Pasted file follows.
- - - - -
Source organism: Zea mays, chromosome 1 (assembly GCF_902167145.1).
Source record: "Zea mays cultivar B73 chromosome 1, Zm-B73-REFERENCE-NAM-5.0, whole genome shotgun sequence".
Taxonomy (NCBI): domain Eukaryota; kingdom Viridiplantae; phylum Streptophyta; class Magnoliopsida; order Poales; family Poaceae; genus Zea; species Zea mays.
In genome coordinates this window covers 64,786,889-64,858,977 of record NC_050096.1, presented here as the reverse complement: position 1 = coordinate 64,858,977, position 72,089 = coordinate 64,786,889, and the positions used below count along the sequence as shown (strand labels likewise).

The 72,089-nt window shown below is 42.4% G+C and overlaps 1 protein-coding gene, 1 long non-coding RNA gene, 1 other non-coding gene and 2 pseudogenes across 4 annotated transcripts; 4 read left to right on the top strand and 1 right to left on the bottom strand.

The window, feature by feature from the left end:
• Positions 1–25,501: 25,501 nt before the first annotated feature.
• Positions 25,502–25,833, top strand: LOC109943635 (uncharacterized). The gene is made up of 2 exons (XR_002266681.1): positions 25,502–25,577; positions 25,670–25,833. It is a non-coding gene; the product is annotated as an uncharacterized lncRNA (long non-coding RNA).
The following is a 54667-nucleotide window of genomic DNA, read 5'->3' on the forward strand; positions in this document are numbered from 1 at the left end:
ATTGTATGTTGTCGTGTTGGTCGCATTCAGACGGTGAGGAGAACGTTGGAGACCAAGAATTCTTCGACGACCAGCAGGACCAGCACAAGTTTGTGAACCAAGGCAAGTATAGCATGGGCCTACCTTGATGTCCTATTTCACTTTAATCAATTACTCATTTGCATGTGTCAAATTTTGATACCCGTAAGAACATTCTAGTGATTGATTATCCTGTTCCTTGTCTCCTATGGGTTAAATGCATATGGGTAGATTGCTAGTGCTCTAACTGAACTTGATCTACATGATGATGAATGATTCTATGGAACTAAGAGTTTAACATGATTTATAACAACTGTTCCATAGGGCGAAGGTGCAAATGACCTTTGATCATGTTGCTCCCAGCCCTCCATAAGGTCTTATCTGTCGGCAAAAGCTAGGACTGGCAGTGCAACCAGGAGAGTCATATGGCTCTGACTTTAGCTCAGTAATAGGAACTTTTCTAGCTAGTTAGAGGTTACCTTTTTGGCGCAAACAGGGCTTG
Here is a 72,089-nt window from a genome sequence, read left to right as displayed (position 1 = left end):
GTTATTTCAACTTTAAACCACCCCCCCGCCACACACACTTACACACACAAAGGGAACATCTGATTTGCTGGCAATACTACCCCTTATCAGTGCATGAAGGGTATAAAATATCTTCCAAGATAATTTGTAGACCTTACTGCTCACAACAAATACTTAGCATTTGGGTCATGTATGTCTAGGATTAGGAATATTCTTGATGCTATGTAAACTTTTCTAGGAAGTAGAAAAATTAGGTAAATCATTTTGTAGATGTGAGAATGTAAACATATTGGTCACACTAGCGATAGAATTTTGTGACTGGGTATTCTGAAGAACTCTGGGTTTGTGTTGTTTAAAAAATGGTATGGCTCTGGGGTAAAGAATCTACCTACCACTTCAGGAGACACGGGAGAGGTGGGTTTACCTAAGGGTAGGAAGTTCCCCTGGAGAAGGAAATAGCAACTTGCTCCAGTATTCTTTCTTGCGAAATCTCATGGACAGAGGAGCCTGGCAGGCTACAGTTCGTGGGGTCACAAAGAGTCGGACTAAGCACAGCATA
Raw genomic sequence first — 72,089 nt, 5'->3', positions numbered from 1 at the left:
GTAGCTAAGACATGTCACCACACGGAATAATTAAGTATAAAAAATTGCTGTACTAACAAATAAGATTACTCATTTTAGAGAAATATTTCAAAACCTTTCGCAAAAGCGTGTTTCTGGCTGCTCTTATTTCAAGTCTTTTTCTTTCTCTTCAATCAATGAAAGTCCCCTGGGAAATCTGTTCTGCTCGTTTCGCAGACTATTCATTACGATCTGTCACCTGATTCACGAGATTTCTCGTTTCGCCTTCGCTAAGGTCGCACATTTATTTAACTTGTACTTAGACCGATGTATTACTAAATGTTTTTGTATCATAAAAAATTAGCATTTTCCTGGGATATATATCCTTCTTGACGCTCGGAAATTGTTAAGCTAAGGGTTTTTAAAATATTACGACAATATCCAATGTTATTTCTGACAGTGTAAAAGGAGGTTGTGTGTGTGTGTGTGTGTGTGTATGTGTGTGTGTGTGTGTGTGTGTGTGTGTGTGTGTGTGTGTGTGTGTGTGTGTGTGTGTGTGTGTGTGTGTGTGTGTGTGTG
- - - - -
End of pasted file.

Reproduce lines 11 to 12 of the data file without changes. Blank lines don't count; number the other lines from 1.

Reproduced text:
Here is a 72,089-nt window from a genome sequence, read left to right as displayed (position 1 = left end):
GTTATTTCAACTTTAAACCACCCCCCCGCCACACACACTTACACACACAAAGGGAACATCTGATTTGCTGGCAATACTACCCCTTATCAGTGCATGAAGGGTATAAAATATCTTCCAAGATAATTTGTAGACCTTACTGCTCACAACAAATACTTAGCATTTGGGTCATGTATGTCTAGGATTAGGAATATTCTTGATGCTATGTAAACTTTTCTAGGAAGTAGAAAAATTAGGTAAATCATTTTGTAGATGTGAGAATGTAAACATATTGGTCACACTAGCGATAGAATTTTGTGACTGGGTATTCTGAAGAACTCTGGGTTTGTGTTGTTTAAAAAATGGTATGGCTCTGGGGTAAAGAATCTACCTACCACTTCAGGAGACACGGGAGAGGTGGGTTTACCTAAGGGTAGGAAGTTCCCCTGGAGAAGGAAATAGCAACTTGCTCCAGTATTCTTTCTTGCGAAATCTCATGGACAGAGGAGCCTGGCAGGCTACAGTTCGTGGGGTCACAAAGAGTCGGACTAAGCACAGCATA